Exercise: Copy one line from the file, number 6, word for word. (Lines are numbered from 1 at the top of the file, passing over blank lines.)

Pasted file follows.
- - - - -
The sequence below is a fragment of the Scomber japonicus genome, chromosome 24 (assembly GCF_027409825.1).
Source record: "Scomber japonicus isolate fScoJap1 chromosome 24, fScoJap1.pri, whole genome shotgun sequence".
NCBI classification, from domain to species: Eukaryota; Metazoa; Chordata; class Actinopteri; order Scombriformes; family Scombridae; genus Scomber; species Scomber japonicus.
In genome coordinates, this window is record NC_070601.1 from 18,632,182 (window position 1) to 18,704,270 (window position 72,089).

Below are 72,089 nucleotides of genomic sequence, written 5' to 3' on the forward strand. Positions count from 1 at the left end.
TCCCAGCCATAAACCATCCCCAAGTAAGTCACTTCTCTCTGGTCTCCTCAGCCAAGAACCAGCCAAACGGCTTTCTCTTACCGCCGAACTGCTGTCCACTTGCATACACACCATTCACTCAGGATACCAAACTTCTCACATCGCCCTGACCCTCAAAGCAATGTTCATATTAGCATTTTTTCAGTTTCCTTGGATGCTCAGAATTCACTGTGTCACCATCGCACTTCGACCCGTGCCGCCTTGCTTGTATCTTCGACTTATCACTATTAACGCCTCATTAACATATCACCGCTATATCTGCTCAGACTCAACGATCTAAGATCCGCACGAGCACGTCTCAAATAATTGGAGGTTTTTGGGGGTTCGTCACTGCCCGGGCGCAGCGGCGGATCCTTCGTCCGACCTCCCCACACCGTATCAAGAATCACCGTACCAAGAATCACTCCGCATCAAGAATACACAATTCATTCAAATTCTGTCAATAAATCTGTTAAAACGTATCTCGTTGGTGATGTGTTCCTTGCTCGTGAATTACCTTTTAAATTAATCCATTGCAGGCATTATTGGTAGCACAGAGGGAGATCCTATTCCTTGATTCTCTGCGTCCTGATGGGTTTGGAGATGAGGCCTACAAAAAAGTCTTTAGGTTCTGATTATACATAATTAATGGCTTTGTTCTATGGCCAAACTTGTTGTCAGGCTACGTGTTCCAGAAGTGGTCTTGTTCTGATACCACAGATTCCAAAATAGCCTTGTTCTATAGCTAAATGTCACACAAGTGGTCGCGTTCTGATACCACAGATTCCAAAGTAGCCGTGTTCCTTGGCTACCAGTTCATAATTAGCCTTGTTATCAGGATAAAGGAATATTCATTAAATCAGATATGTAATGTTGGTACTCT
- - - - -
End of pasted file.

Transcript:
TCCCAGCCATAAACCATCCCCAAGTAAGTCACTTCTCTCTGGTCTCCTCAGCCAAGAACCAGCCAAACGGCTTTCTCTTACCGCCGAACTGCTGTCCACTTGCATACACACCATTCACTCAGGATACCAAACTTCTCACATCGCCCTGACCCTCAAAGCAATGTTCATATTAGCATTTTTTCAGTTTCCTTGGATGCTCAGAATTCACTGTGTCACCATCGCACTTCGACCCGTGCCGCCTTGCTTGTATCTTCGACTTATCACTATTAACGCCTCATTAACATATCACCGCTATATCTGCTCAGACTCAACGATCTAAGATCCGCACGAGCACGTCTCAAATAATTGGAGGTTTTTGGGGGTTCGTCACTGCCCGGGCGCAGCGGCGGATCCTTCGTCCGACCTCCCCACACCGTATCAAGAATCACCGTACCAAGAATCACTCCGCATCAAGAATACACAATTCATTCAAATTCTGTCAATAAATCTGTTAAAACGTATCTCGTTGGTGATGTGTTCCTTGCTCGTGAATTACCTTTTAAATTAATCCATTGCAGGCATTATTGGTAGCACAGAGGGAGATCCTATTCCTTGATTCTCTGCGTCCTGATGGGTTTGGAGATGAGGCCTACAAAAAAGTCTTTAGGTTCTGATTATACATAATTAATGGCTTTGTTCTATGGCCAAACTTGTTGTCAGGCTACGTGTTCCAGAAGTGGTCTTGTTCTGATACCACAGATTCCAAAATAGCCTTGTTCTATAGCTAAATGTCACACAAGTGGTCGCGTTCTGATACCACAGATTCCAAAGTAGCCGTGTTCCTTGGCTACCAGTTCATAATTAGCCTTGTTATCAGGATAAAGGAATATTCATTAAATCAGATATGTAATGTTGGTACTCT